Many financial planning clients share the same nightmare: running out of money in retirement.

Hopefully, with good planning, that won’t happen. But what if it does? What can planners then recommend to their clients?


If the client is past the point of finding work, his or her support is going to fall onto the shoulders of either the family or the government, says Claudia Mott, a planner at Epona Financial Solutions in Basking Ridge, N.J. An elderly client may need to be moved either into a Medicaid-funded facility or into the home of one of his children.

“The path children take in terms of support hinges largely on their own financial situation and can range from a parent moving into the household to filling in the parent’s budget gap by paying those bills out of pocket,” Mott says.


Michael Lecours, an advisor at Ohanesian/Lecours in West Hartford, Conn., says the time to address the issue of running out of money with retirees is when they start increasing withdrawal rates from their savings.

“We can see the writing on the wall five to 10 years away,” Lecours says. “After a conversation, most clients recognize the issue and find ways to reduce their expenses. They make plans to downsize, move in with a family member, or scale back on their lifestyle.”

During the planning process, Kevin Meehan, regional president at Wealth Enhancement Group in Itasca, Ill., asks clients “long before there is a problem” to discuss any contingency plans if they ever need to support other family members or need support themselves.


Harriet Brackey, director of investments at GSK Wealth Advisors in Hollywood, Fla., says that taking out a reverse mortgage is often a good last resort.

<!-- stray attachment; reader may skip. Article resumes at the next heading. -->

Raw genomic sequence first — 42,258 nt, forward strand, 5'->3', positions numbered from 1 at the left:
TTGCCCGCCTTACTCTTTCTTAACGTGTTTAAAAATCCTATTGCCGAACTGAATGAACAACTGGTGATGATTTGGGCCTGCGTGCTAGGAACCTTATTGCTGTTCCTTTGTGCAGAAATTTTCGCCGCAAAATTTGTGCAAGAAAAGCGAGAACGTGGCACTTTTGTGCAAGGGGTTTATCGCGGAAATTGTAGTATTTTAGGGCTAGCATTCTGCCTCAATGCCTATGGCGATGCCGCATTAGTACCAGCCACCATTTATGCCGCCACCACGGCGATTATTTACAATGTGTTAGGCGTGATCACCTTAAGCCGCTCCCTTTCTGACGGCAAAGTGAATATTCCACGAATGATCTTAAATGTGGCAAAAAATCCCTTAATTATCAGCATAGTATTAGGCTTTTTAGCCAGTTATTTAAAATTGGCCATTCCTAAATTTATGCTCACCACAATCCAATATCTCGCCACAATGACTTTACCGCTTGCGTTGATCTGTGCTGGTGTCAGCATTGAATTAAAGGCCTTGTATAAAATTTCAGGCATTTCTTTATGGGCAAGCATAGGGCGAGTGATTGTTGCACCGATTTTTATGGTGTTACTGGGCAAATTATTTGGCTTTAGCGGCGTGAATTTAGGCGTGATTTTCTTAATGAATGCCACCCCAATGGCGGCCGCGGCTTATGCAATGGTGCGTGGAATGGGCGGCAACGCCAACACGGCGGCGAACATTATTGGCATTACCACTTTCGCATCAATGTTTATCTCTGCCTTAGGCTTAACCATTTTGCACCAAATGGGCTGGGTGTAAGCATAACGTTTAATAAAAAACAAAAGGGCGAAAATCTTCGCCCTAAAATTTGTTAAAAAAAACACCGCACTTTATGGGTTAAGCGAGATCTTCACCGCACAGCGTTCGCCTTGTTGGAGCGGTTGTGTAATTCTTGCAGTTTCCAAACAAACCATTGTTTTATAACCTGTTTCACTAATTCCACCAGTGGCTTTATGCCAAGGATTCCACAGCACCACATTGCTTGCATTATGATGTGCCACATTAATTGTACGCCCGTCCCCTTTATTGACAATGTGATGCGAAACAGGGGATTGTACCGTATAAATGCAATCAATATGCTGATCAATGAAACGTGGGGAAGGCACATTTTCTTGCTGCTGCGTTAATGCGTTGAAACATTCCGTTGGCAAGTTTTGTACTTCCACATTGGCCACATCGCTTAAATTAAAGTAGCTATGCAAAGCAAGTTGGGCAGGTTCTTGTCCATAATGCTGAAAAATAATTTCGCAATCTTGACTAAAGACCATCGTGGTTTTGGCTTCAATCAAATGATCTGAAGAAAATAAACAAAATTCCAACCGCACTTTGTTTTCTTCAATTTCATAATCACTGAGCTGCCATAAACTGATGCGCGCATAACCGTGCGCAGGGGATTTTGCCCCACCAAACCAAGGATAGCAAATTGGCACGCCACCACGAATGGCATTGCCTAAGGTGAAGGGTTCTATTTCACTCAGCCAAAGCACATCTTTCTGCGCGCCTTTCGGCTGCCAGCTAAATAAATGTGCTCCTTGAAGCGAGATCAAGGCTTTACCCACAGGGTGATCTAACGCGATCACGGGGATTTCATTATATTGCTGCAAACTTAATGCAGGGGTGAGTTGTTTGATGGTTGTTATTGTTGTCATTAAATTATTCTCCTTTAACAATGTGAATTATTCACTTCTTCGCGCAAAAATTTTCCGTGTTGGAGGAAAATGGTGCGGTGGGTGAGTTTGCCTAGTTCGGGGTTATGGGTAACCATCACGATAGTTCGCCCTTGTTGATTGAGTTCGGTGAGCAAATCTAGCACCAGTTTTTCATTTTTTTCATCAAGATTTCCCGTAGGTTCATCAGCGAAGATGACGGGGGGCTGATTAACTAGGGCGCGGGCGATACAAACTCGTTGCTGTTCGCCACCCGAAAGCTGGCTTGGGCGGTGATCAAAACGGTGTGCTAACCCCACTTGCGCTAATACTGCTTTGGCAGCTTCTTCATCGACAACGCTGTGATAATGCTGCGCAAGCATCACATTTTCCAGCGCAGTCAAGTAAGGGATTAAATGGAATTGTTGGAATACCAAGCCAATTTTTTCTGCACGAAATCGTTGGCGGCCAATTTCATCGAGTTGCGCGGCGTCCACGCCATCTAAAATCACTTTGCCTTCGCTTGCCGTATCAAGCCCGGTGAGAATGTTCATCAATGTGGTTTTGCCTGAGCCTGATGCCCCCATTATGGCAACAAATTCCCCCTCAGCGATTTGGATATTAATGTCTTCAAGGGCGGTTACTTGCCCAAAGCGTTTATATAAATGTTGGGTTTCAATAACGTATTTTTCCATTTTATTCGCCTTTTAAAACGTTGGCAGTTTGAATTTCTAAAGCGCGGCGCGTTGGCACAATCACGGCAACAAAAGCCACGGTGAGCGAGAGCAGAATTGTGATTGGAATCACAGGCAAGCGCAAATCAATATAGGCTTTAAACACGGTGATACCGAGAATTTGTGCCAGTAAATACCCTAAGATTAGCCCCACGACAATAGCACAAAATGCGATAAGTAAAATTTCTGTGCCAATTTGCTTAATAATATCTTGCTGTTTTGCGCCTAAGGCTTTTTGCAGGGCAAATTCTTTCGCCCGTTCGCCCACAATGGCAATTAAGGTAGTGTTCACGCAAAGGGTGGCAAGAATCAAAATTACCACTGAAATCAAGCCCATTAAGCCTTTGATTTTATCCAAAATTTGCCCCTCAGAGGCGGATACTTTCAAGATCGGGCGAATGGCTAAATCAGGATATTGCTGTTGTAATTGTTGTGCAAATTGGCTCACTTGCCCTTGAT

But she sometimes sees potential problems when clients are expressing a desire to retire even though they haven’t saved enough to support the kind of lifestyle they want. “After we review their savings, I have to tell them, ‘I hope you like what you’re doing for a living, because you’re going to be doing it for the rest of your life,’” Brackey says.

Sometimes clients run out of money because they retired too early, and so they try to go back to work, says Laura West, a planner at West Financial Advisors in Nevada, Iowa. But that doesn’t always work out well, because the older people get, the harder it is to get hired. Companies would rather hire younger people who can be paid less.

“So just waiting even one or two more years to retire often makes all the difference, particularly since once people start taking out Social Security at 62, they will forever get a lower payment than if they had waited,” West says.

Katie Kuehner-Hebert is a freelance writer in Running Springs Calif. She has contributed to Financial Planning, On Wall Street and American Banker.

This article is part of a 30-day series on better serving seniors.